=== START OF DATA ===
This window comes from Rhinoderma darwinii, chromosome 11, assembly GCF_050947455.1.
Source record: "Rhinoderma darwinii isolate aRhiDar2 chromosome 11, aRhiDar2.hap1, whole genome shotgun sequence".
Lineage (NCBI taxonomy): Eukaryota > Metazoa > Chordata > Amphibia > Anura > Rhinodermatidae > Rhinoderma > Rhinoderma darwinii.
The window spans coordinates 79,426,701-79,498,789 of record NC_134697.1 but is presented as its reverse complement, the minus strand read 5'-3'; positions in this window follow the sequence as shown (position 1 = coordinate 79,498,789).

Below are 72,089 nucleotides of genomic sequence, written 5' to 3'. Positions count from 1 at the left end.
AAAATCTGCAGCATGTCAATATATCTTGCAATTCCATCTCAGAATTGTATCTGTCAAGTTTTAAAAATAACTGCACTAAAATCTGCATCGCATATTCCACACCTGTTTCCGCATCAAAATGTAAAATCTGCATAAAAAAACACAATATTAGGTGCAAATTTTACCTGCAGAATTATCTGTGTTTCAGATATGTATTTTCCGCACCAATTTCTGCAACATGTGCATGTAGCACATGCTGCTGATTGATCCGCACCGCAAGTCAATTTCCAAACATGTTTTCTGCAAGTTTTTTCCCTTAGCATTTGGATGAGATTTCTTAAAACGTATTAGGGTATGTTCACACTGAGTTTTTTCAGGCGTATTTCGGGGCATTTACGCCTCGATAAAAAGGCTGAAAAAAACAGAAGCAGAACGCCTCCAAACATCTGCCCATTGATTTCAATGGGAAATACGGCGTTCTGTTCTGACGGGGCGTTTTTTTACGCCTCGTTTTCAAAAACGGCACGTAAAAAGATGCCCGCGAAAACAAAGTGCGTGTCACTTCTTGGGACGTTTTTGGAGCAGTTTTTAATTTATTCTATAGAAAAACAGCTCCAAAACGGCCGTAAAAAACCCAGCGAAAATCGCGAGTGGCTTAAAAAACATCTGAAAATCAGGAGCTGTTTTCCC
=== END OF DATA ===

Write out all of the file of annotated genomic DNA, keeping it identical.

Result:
This window comes from Rhinoderma darwinii, chromosome 11, assembly GCF_050947455.1.
Source record: "Rhinoderma darwinii isolate aRhiDar2 chromosome 11, aRhiDar2.hap1, whole genome shotgun sequence".
Lineage (NCBI taxonomy): Eukaryota > Metazoa > Chordata > Amphibia > Anura > Rhinodermatidae > Rhinoderma > Rhinoderma darwinii.
The window spans coordinates 79,426,701-79,498,789 of record NC_134697.1 but is presented as its reverse complement, the minus strand read 5'-3'; positions in this window follow the sequence as shown (position 1 = coordinate 79,498,789).

Below are 72,089 nucleotides of genomic sequence, written 5' to 3'. Positions count from 1 at the left end.
AAAATCTGCAGCATGTCAATATATCTTGCAATTCCATCTCAGAATTGTATCTGTCAAGTTTTAAAAATAACTGCACTAAAATCTGCATCGCATATTCCACACCTGTTTCCGCATCAAAATGTAAAATCTGCATAAAAAAACACAATATTAGGTGCAAATTTTACCTGCAGAATTATCTGTGTTTCAGATATGTATTTTCCGCACCAATTTCTGCAACATGTGCATGTAGCACATGCTGCTGATTGATCCGCACCGCAAGTCAATTTCCAAACATGTTTTCTGCAAGTTTTTTCCCTTAGCATTTGGATGAGATTTCTTAAAACGTATTAGGGTATGTTCACACTGAGTTTTTTCAGGCGTATTTCGGGGCATTTACGCCTCGATAAAAAGGCTGAAAAAAACAGAAGCAGAACGCCTCCAAACATCTGCCCATTGATTTCAATGGGAAATACGGCGTTCTGTTCTGACGGGGCGTTTTTTTACGCCTCGTTTTCAAAAACGGCACGTAAAAAGATGCCCGCGAAAACAAAGTGCGTGTCACTTCTTGGGACGTTTTTGGAGCAGTTTTTAATTTATTCTATAGAAAAACAGCTCCAAAACGGCCGTAAAAAACCCAGCGAAAATCGCGAGTGGCTTAAAAAACATCTGAAAATCAGGAGCTGTTTTCCC